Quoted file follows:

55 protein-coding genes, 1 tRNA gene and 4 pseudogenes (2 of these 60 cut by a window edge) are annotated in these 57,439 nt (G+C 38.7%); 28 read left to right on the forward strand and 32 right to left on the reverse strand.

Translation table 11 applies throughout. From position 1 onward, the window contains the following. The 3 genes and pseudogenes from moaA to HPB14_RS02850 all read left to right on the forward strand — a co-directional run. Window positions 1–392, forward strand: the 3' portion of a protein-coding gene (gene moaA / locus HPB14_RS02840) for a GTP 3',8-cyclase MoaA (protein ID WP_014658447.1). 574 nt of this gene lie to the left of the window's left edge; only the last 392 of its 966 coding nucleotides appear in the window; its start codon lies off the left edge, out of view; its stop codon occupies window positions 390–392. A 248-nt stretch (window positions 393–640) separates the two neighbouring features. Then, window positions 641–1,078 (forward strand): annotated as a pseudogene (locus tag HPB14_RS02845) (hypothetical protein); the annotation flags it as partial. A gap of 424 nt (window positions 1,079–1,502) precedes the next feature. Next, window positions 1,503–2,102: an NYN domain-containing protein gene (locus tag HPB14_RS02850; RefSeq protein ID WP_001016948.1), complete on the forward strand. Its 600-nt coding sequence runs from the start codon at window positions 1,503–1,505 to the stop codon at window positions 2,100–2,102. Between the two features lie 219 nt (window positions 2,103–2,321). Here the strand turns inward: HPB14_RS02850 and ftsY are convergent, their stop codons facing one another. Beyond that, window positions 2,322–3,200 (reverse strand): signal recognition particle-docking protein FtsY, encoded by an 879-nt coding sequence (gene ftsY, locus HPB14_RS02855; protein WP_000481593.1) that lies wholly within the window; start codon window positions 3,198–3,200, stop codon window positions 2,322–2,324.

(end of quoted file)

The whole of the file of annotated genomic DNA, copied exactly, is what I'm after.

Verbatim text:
55 protein-coding genes, 1 tRNA gene and 4 pseudogenes (2 of these 60 cut by a window edge) are annotated in these 57,439 nt (G+C 38.7%); 28 read left to right on the forward strand and 32 right to left on the reverse strand.

Translation table 11 applies throughout. From position 1 onward, the window contains the following. The 3 genes and pseudogenes from moaA to HPB14_RS02850 all read left to right on the forward strand — a co-directional run. Window positions 1–392, forward strand: the 3' portion of a protein-coding gene (gene moaA / locus HPB14_RS02840) for a GTP 3',8-cyclase MoaA (protein ID WP_014658447.1). 574 nt of this gene lie to the left of the window's left edge; only the last 392 of its 966 coding nucleotides appear in the window; its start codon lies off the left edge, out of view; its stop codon occupies window positions 390–392. A 248-nt stretch (window positions 393–640) separates the two neighbouring features. Then, window positions 641–1,078 (forward strand): annotated as a pseudogene (locus tag HPB14_RS02845) (hypothetical protein); the annotation flags it as partial. A gap of 424 nt (window positions 1,079–1,502) precedes the next feature. Next, window positions 1,503–2,102: an NYN domain-containing protein gene (locus tag HPB14_RS02850; RefSeq protein ID WP_001016948.1), complete on the forward strand. Its 600-nt coding sequence runs from the start codon at window positions 1,503–1,505 to the stop codon at window positions 2,100–2,102. Between the two features lie 219 nt (window positions 2,103–2,321). Here the strand turns inward: HPB14_RS02850 and ftsY are convergent, their stop codons facing one another. Beyond that, window positions 2,322–3,200 (reverse strand): signal recognition particle-docking protein FtsY, encoded by an 879-nt coding sequence (gene ftsY, locus HPB14_RS02855; protein WP_000481593.1) that lies wholly within the window; start codon window positions 3,198–3,200, stop codon window positions 2,322–2,324.